Given a choice, I would rather poke out my eyeballs with a damp cocktail stick than see another fort.
Unfortunately, I had no choice.
We set off once again, my famous Mackerel pasties packed for our picnic lunch, in search of a fort or two. With GPS co-ordinates duly punched into the sat. nav. which was stuck firmly with spit to our car windscreen, we headed for Ar Rustaq in the Western Hajar mountains. In the Middle Ages it was considered to be the capital of Oman and has, about its location, a fort and some hot springs.
However, first things first.
A relatively short drive away in Halban are the beehive tombs that we had been looking for last time out. With some more trusted GPS numbers to assist, we eventually found the last resting place of those that lived and died during the Bronze Age (2700-2000BC). I am reliably informed, this makes the tombs about the same age as the oldest of the pyramids in Egypt. Unlike the Egyptian pyramids however, the beehive tombs are not famous, they are indeed famously tricky to find, but they have no fences or admissions charges and certainly no touts or pestering guides to mar the experience. The down side to this means that all and sundry can do as they like when they get there, so most of the tombs are no longer recognisable as such but mere piles of stone. There remains a peaceful ambience and a sense of the very ancient nonetheless.
It was decided to include the family album shot, much requested I might add. to give the tombs some perspective.
Are we blissfully happy? You bet your life we are!
Happiness is often short-lived though, especially when good things come to an end. This particular end came with the realisation that it was time to go and look at another fort. Any offer of poking out eyes was immediately dismissed so we took Route 13 to Ar Rustaq. We thought it was a little on the warm side whilst bumbling about the beehive tombs so a quick check of the outside temperature, courtesy of the car dashboard, showed a sweltering 45 degrees Celsius at 11.30 in the morning. We reckoned, our next excursion would have to take place in the midday sun, the hottest part of the day, sweating and flagging, trudging around a fort. What joy!
A pretty impressive fort it must be said. I liked this fort immensely. I really did. This is the best fort to date.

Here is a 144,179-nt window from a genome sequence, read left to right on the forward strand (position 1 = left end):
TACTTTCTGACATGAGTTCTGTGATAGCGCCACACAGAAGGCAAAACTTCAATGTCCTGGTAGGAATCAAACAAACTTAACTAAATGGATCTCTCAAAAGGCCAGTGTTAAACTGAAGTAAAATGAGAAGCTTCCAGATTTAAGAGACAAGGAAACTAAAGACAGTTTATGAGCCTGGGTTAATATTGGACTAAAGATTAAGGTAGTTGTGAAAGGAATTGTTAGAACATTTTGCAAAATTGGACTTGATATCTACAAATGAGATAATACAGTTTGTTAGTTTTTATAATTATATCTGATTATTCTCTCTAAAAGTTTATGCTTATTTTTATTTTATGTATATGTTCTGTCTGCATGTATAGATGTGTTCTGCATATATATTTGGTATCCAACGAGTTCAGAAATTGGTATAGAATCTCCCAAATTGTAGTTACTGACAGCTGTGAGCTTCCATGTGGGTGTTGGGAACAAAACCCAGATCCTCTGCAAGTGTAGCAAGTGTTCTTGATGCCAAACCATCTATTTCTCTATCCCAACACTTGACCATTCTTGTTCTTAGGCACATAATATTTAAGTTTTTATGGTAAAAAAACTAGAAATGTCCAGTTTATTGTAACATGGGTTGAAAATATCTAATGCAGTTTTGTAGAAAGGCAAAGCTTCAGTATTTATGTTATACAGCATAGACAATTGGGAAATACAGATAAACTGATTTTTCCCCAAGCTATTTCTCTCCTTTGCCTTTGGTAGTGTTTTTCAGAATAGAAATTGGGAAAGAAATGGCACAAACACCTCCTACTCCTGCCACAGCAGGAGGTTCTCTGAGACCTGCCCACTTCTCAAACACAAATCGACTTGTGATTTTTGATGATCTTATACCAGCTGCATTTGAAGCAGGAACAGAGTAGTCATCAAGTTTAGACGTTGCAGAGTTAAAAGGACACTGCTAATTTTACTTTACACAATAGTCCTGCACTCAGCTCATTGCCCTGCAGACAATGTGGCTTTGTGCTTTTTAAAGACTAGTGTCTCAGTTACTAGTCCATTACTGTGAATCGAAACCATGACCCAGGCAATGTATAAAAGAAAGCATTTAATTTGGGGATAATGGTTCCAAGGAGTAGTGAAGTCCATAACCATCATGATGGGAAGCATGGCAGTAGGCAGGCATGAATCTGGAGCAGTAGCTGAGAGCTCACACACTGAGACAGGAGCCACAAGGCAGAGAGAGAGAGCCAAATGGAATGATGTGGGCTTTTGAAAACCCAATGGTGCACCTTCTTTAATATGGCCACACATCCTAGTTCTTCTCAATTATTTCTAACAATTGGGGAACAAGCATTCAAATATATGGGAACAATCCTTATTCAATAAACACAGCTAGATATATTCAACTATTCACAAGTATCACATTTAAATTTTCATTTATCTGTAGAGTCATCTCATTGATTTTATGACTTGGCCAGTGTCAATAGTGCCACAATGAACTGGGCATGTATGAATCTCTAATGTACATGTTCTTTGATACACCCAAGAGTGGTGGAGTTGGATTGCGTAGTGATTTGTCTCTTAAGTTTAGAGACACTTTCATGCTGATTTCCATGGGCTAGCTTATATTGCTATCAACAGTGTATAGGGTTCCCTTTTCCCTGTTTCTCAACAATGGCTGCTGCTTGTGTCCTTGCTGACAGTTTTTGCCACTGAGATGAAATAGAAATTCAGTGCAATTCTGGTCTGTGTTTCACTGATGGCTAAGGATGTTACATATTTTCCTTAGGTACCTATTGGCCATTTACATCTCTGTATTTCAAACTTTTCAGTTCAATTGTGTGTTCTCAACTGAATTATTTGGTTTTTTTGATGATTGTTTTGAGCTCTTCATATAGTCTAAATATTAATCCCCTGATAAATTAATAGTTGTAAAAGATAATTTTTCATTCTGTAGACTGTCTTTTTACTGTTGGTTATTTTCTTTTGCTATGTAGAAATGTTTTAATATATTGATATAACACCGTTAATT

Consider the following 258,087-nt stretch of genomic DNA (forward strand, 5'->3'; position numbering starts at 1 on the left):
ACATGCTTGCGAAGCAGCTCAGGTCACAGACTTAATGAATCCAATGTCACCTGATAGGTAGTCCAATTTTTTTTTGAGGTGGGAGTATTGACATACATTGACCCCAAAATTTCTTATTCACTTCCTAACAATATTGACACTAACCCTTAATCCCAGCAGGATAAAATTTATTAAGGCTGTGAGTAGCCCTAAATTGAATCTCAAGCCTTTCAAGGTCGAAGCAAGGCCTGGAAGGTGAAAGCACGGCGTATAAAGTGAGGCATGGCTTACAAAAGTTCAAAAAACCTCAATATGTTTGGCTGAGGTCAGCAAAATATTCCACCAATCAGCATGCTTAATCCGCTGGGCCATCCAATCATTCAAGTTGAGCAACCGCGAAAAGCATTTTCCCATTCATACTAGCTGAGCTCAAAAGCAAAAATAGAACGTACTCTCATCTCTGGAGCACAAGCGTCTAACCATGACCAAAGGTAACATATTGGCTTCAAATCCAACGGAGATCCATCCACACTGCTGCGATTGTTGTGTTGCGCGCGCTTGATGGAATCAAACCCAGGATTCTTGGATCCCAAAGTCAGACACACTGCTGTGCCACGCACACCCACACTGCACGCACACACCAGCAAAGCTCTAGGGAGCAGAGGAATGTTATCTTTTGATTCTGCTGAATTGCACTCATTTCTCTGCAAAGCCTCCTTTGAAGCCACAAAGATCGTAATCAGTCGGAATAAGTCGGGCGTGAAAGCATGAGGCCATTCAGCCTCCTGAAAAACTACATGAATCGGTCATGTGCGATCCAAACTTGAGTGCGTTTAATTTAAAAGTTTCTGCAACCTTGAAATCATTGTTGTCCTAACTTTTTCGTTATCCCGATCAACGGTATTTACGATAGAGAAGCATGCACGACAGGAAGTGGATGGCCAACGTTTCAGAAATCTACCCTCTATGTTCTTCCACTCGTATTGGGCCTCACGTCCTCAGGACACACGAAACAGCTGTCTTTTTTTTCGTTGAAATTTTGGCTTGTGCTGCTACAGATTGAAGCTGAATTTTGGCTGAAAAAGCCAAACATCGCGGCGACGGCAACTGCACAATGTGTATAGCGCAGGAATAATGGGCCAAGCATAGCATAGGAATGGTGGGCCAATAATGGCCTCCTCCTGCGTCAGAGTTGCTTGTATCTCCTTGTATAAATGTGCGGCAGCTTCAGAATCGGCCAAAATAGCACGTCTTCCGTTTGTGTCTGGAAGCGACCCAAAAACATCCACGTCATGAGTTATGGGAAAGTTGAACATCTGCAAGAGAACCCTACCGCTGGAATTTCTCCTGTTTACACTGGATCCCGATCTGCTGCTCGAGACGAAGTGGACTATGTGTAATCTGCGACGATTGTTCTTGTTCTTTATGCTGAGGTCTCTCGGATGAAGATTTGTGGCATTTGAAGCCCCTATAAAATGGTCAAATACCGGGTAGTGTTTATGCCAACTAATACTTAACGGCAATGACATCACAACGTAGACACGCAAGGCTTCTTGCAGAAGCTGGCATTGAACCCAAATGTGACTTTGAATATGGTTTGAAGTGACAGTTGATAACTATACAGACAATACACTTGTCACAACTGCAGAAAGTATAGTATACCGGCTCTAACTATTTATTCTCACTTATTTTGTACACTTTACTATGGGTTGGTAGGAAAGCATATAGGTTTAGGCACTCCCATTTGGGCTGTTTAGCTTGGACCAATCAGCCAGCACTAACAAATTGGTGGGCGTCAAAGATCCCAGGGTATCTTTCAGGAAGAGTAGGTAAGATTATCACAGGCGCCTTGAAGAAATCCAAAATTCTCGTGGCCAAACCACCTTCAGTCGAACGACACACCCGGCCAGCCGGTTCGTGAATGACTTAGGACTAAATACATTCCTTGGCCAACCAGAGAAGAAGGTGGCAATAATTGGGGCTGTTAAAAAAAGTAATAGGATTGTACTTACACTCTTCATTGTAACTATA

The fort, unfortunately,
How we sobbed, how our little faces, burnt by the blistering rays of the sun, showed our disappointment and despair.
Not really. Move on…
The village has another fort, even better than the first. It is a lot older and even more likeable. Every entrance, or possible entrance, had been bricked up.
That was all the forts for the day. We could now enjoy ourselves with all the other attractions that this ancient village had to offer. For example, some hot springs that formed pools in the ground. These had been tapped into to provide bathing facilities, the most rudimentary of structures, for the locals. We were unable to determine whether there were any healing properties associated with the springs but were assured that these are the same springs that feed the hot springs we visited in A’Thowarah . So, as we had all previously paddled in this water, we considered we had already exposed ourselves to any of the beneficial effects that these waters may have had, so there was no need to get wet again.
It would seem that getting wet is a segregated affair and as we weren’t accustomed to being separated for our ablutions, we forsook the opportunity to splash around.
A path made itself visible so we headed down it not knowing what to expect. We were, as usual, wandering off the trekking trail to our destiny. Lush vegetation tempted us to explore further and someone, somewhere, was knocking up a curry lunch. We followed our noses and headed for adventure town.
Leaving behind the older of the old forts, we wandered in the heat that drained all energy in an instant. The wind blew a gentle breeze that was a fierce, fiery furnace blast. Shorter legs began to crumble so we about turned and headed back to ‘old’ civilisation before the heat overtook us completely.
Lunch was served in the shade of a park umbrella but, silly old me, the pasties were still frozen solid. We made do with a bag of crisps and an apple and headed for the satisfying chill of the car air. con. Such pleasure in the most simplest of things.
The heat of the day had caused an early end to our trip so we decided to do a little reccy for a future excursion. Now suffering the effects of Wadi withdrawal, we headed for Wadi Bani Awf.
I shall never cease to be amazed by the way that the road suddenly ends and there you are, on the dry river bed, a trickle of water to wash your tyres, mountains on all sides and a track that leads to who knows where.
It is, at times like this, we slap ourselves firmly on the back (and one another sometimes but rarely in appreciation or congratulation), for our good fortune and even better foresight of purchasing a 4×4 workhorse. Yeehaa!
This really was no more than a quick look around. Further on the track disappeared totally and there was little to guide us other than driving between the mountain walls. The ‘book’ says there is a village somewhere further up, terraced fields and a waterfall to enjoy. With fuel too low to continue, we turned around and made for the main road. Somewhere up the road, back in civilisation, for no apparent reason, we were corralled into a checkpoint where men with big guns stood to peer in our windows. Military vehicles, not so well hidden, sat beneath camouflage netting with even bigger guns mounted onto the car frames. Fingers rested on finger guards as we drove by, desperately trying to look like innocuous tourists. To be honest, that’s exactly what we are so we were waved through without incident and headed for home, some heated mackerel pasties and a dollop of ice-cream for pudding. Another adventure in the bag. Now for the working week.